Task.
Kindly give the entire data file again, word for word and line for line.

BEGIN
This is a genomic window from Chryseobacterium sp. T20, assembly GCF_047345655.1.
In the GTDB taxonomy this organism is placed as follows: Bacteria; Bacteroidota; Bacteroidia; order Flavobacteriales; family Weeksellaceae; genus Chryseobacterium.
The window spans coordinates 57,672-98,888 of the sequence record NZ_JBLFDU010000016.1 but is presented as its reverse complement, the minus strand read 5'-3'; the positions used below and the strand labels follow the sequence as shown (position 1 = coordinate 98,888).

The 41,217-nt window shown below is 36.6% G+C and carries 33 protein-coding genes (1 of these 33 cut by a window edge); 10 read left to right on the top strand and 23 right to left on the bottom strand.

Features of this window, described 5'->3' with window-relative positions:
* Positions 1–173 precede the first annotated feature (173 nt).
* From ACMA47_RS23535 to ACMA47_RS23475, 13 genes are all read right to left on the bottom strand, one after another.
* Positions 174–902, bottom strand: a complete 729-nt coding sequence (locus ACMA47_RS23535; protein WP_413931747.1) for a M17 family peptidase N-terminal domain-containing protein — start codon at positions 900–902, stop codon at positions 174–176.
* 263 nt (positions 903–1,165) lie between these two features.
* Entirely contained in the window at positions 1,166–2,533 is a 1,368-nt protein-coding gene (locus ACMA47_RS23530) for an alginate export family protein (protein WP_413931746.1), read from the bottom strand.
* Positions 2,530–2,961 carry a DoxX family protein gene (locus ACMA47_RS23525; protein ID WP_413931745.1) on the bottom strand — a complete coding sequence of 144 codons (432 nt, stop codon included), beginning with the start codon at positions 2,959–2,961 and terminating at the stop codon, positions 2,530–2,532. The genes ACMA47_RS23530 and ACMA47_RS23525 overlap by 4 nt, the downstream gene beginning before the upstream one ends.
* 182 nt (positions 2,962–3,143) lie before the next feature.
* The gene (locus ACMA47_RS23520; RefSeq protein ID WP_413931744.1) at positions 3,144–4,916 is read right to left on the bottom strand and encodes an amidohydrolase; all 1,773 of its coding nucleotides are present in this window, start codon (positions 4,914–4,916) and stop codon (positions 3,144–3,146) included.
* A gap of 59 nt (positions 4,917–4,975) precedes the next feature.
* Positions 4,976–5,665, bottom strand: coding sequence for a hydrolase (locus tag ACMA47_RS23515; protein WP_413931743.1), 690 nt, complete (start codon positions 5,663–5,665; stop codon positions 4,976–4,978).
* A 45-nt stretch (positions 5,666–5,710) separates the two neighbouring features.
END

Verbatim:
This is a genomic window from Chryseobacterium sp. T20, assembly GCF_047345655.1.
In the GTDB taxonomy this organism is placed as follows: Bacteria; Bacteroidota; Bacteroidia; order Flavobacteriales; family Weeksellaceae; genus Chryseobacterium.
The window spans coordinates 57,672-98,888 of the sequence record NZ_JBLFDU010000016.1 but is presented as its reverse complement, the minus strand read 5'-3'; the positions used below and the strand labels follow the sequence as shown (position 1 = coordinate 98,888).

The 41,217-nt window shown below is 36.6% G+C and carries 33 protein-coding genes (1 of these 33 cut by a window edge); 10 read left to right on the top strand and 23 right to left on the bottom strand.

Features of this window, described 5'->3' with window-relative positions:
* Positions 1–173 precede the first annotated feature (173 nt).
* From ACMA47_RS23535 to ACMA47_RS23475, 13 genes are all read right to left on the bottom strand, one after another.
* Positions 174–902, bottom strand: a complete 729-nt coding sequence (locus ACMA47_RS23535; protein WP_413931747.1) for a M17 family peptidase N-terminal domain-containing protein — start codon at positions 900–902, stop codon at positions 174–176.
* 263 nt (positions 903–1,165) lie between these two features.
* Entirely contained in the window at positions 1,166–2,533 is a 1,368-nt protein-coding gene (locus ACMA47_RS23530) for an alginate export family protein (protein WP_413931746.1), read from the bottom strand.
* Positions 2,530–2,961 carry a DoxX family protein gene (locus ACMA47_RS23525; protein ID WP_413931745.1) on the bottom strand — a complete coding sequence of 144 codons (432 nt, stop codon included), beginning with the start codon at positions 2,959–2,961 and terminating at the stop codon, positions 2,530–2,532. The genes ACMA47_RS23530 and ACMA47_RS23525 overlap by 4 nt, the downstream gene beginning before the upstream one ends.
* 182 nt (positions 2,962–3,143) lie before the next feature.
* The gene (locus ACMA47_RS23520; RefSeq protein ID WP_413931744.1) at positions 3,144–4,916 is read right to left on the bottom strand and encodes an amidohydrolase; all 1,773 of its coding nucleotides are present in this window, start codon (positions 4,914–4,916) and stop codon (positions 3,144–3,146) included.
* A gap of 59 nt (positions 4,917–4,975) precedes the next feature.
* Positions 4,976–5,665, bottom strand: coding sequence for a hydrolase (locus tag ACMA47_RS23515; protein WP_413931743.1), 690 nt, complete (start codon positions 5,663–5,665; stop codon positions 4,976–4,978).
* A 45-nt stretch (positions 5,666–5,710) separates the two neighbouring features.